Who will win Strictly Come Dancing?
A Weighted Decision Matrix can be used for all sorts of things, even Strictly! Complete a matrix with your friends!
So Strictly Come Dancing started has started again and in my house this has brought on much excitement. As there’s a three week gap before the whole Strictly thing really starts I thought it’d be fun to put the runners and riders through a weighted decision matrix to see who will win. I’m a reluctant Strictly fan, the sort who peers over the top of my book when Russell Grant is about to be fired out of a cannon or when it’s time for the show dances, so I suggest you choose your own factors and favourite contestants as my judgement in this area will not be good!
This blog was written back in 2012 so is a little out of date. However the same principles apply so have a read and then download a weighted decision matrix template.
The five candidates who got onto my shortlist have not got there because of their dancing ability, I have chosen them because in Brucie’s words, “they’re my favourites”. So you won’t find any soap stars, pop stars or wannabe’s, I prefer Michael Vaughan because I love cricket; Jerry Hall for a good first impression; Louise Smith and Victoria Pendleton for inspiring us all during the Olympics and lastly I chose Johnny Ball for nostalgic and “he’s a top guy” reasons. Let’s face it, Strictly is formulaic and contestants are picked to fit various stereotypes. These are the ones that appeal to me.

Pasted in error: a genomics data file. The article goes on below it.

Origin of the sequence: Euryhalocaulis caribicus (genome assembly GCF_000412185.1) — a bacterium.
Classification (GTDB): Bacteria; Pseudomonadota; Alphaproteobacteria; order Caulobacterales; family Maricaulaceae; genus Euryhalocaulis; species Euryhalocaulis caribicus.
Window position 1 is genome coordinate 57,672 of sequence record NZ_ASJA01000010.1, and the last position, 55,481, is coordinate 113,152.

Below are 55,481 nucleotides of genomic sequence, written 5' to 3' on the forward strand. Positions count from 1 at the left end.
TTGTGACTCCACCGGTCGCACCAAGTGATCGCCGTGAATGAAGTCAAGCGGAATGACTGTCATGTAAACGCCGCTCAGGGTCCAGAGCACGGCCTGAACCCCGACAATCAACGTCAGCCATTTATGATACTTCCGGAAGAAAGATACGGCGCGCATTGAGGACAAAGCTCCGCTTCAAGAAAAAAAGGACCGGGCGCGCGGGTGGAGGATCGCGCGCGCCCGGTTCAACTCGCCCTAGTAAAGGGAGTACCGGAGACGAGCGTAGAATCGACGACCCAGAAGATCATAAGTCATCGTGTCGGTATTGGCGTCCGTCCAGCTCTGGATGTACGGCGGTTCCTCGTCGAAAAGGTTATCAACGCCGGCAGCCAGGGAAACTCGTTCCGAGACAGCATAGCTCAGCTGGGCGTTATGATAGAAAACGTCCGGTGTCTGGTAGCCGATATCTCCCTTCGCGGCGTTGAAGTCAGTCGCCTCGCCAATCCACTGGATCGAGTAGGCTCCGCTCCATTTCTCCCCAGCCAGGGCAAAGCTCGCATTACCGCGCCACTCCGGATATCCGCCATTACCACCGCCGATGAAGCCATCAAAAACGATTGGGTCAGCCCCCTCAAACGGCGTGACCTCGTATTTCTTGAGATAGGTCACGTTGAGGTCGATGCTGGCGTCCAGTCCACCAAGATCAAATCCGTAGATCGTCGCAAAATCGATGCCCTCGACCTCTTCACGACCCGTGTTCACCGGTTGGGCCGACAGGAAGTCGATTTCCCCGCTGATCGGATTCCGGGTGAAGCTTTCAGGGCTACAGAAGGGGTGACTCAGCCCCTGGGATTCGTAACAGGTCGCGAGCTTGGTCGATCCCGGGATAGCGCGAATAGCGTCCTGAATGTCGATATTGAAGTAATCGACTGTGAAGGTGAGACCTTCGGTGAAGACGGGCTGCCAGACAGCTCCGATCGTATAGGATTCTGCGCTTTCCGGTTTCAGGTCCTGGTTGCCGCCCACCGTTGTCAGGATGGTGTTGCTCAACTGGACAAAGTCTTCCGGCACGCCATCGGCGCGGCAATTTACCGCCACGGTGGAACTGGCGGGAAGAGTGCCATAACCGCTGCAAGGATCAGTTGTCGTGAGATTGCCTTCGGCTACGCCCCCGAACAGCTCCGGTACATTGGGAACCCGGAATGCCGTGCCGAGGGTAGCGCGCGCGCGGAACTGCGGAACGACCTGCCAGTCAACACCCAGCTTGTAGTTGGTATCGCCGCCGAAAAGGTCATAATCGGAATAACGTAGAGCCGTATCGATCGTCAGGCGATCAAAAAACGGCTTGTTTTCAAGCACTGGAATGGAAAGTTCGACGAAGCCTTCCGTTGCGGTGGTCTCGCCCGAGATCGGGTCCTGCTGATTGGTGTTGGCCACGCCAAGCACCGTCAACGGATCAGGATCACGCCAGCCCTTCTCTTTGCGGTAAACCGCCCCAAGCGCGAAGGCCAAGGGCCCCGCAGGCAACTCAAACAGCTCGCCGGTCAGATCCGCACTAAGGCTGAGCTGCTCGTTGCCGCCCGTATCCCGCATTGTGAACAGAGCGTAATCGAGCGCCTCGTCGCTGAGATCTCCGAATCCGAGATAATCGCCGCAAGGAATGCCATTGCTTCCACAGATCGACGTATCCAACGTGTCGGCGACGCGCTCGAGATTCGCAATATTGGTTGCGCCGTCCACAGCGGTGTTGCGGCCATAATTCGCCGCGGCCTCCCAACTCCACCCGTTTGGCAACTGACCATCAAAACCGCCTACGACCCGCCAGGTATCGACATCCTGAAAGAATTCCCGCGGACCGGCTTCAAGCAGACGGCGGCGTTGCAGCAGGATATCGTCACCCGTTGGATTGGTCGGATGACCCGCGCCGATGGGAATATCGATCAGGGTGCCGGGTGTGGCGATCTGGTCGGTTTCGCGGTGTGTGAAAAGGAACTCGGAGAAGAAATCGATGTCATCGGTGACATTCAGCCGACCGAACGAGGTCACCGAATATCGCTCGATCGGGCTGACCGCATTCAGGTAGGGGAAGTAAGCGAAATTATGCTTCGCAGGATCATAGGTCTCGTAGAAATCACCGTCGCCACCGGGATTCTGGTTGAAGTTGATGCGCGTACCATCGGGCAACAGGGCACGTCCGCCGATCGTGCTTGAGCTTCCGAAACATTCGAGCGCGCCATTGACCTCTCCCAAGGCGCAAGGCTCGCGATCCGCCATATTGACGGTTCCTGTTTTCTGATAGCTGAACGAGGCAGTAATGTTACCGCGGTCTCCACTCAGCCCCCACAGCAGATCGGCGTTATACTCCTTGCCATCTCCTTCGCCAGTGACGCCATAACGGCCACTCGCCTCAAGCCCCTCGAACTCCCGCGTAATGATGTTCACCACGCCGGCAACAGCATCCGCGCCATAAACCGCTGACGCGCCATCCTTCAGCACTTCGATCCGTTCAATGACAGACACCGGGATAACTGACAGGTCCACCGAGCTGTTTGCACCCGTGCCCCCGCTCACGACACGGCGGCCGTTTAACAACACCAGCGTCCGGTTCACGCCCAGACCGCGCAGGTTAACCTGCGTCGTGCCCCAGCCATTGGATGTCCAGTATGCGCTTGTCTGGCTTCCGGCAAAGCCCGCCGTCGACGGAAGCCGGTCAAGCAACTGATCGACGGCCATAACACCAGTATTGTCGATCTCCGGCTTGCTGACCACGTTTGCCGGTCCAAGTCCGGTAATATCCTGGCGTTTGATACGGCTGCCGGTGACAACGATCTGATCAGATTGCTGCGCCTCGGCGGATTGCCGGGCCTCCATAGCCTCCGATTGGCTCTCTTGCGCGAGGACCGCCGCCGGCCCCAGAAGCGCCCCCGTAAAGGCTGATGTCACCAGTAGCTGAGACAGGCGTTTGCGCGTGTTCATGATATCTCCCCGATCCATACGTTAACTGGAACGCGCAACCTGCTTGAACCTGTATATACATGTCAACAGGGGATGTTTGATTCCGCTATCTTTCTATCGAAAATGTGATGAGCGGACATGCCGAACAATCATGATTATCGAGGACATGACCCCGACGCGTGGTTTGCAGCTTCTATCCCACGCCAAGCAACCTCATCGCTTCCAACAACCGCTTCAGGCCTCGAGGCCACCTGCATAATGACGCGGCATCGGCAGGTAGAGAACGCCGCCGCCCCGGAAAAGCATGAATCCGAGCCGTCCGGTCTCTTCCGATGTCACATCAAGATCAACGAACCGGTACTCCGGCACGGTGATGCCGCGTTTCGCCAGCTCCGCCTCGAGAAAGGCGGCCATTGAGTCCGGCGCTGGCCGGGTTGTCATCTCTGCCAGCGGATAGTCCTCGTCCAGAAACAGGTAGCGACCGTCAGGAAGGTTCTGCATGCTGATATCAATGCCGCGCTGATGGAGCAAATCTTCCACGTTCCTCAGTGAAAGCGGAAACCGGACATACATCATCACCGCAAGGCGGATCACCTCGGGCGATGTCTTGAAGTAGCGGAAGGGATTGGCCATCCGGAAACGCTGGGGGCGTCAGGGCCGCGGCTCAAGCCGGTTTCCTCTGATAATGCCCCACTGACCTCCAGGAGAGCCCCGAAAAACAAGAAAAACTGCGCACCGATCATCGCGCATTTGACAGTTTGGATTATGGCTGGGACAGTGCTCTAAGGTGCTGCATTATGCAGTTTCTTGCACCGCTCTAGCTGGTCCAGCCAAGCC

So onto the factors to judge them by and frankly, I haven’t a clue so kept it simple and in looking for a winner plumped for important things such as “Fan base” and “Appeal”. Sex appeal is also very important, if anything is going to get dad to rise out of his seat to vote this is it! Practical factors are important as well so “Stamina” has to be rated as after all they have got to last about 6 months or so before it’s all over haven’t they? The last factor is “Dance ability” as that has to come into it somewhere along the line, surely!
Do you agree with my weightings and assessment or have I got it all as wrong as John Sergeant a few years back? Let us know in the comments below.